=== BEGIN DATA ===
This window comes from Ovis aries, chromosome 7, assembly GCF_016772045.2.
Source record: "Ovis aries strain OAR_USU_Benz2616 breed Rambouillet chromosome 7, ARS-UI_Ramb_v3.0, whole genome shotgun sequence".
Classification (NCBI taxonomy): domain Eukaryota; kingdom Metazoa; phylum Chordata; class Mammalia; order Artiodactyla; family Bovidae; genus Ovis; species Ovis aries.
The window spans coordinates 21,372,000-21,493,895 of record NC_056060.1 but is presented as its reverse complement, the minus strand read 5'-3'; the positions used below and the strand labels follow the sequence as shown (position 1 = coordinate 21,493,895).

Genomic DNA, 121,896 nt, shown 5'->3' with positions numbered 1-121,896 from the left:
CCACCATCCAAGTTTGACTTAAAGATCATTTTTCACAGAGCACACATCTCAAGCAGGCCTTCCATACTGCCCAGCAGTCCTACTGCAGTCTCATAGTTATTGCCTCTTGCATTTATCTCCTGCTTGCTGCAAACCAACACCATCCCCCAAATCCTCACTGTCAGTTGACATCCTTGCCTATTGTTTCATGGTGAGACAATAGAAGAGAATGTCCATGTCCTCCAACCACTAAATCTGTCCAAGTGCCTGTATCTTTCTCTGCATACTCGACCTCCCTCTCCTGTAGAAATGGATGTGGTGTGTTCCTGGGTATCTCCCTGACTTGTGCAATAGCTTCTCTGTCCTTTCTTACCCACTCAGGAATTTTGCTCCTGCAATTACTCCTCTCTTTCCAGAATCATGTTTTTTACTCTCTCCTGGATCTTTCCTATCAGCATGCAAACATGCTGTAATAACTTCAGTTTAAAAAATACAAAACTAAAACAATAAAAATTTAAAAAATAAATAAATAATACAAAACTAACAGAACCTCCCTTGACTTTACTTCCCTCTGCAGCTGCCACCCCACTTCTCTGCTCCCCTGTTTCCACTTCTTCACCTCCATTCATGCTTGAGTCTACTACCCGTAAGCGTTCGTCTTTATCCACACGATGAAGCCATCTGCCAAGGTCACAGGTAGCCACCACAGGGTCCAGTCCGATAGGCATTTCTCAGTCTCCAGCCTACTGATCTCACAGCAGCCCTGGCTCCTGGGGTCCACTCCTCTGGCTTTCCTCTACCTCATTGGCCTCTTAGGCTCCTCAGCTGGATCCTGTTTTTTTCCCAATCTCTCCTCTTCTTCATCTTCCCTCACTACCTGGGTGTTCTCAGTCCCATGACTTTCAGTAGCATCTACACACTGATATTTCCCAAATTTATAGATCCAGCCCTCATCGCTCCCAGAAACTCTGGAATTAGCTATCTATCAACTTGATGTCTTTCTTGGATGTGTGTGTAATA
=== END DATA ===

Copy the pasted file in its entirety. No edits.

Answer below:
This window comes from Ovis aries, chromosome 7, assembly GCF_016772045.2.
Source record: "Ovis aries strain OAR_USU_Benz2616 breed Rambouillet chromosome 7, ARS-UI_Ramb_v3.0, whole genome shotgun sequence".
Classification (NCBI taxonomy): domain Eukaryota; kingdom Metazoa; phylum Chordata; class Mammalia; order Artiodactyla; family Bovidae; genus Ovis; species Ovis aries.
The window spans coordinates 21,372,000-21,493,895 of record NC_056060.1 but is presented as its reverse complement, the minus strand read 5'-3'; the positions used below and the strand labels follow the sequence as shown (position 1 = coordinate 21,493,895).

Genomic DNA, 121,896 nt, shown 5'->3' with positions numbered 1-121,896 from the left:
CCACCATCCAAGTTTGACTTAAAGATCATTTTTCACAGAGCACACATCTCAAGCAGGCCTTCCATACTGCCCAGCAGTCCTACTGCAGTCTCATAGTTATTGCCTCTTGCATTTATCTCCTGCTTGCTGCAAACCAACACCATCCCCCAAATCCTCACTGTCAGTTGACATCCTTGCCTATTGTTTCATGGTGAGACAATAGAAGAGAATGTCCATGTCCTCCAACCACTAAATCTGTCCAAGTGCCTGTATCTTTCTCTGCATACTCGACCTCCCTCTCCTGTAGAAATGGATGTGGTGTGTTCCTGGGTATCTCCCTGACTTGTGCAATAGCTTCTCTGTCCTTTCTTACCCACTCAGGAATTTTGCTCCTGCAATTACTCCTCTCTTTCCAGAATCATGTTTTTTACTCTCTCCTGGATCTTTCCTATCAGCATGCAAACATGCTGTAATAACTTCAGTTTAAAAAATACAAAACTAAAACAATAAAAATTTAAAAAATAAATAAATAATACAAAACTAACAGAACCTCCCTTGACTTTACTTCCCTCTGCAGCTGCCACCCCACTTCTCTGCTCCCCTGTTTCCACTTCTTCACCTCCATTCATGCTTGAGTCTACTACCCGTAAGCGTTCGTCTTTATCCACACGATGAAGCCATCTGCCAAGGTCACAGGTAGCCACCACAGGGTCCAGTCCGATAGGCATTTCTCAGTCTCCAGCCTACTGATCTCACAGCAGCCCTGGCTCCTGGGGTCCACTCCTCTGGCTTTCCTCTACCTCATTGGCCTCTTAGGCTCCTCAGCTGGATCCTGTTTTTTTCCCAATCTCTCCTCTTCTTCATCTTCCCTCACTACCTGGGTGTTCTCAGTCCCATGACTTTCAGTAGCATCTACACACTGATATTTCCCAAATTTATAGATCCAGCCCTCATCGCTCCCAGAAACTCTGGAATTAGCTATCTATCAACTTGATGTCTTTCTTGGATGTGTGTGTAATA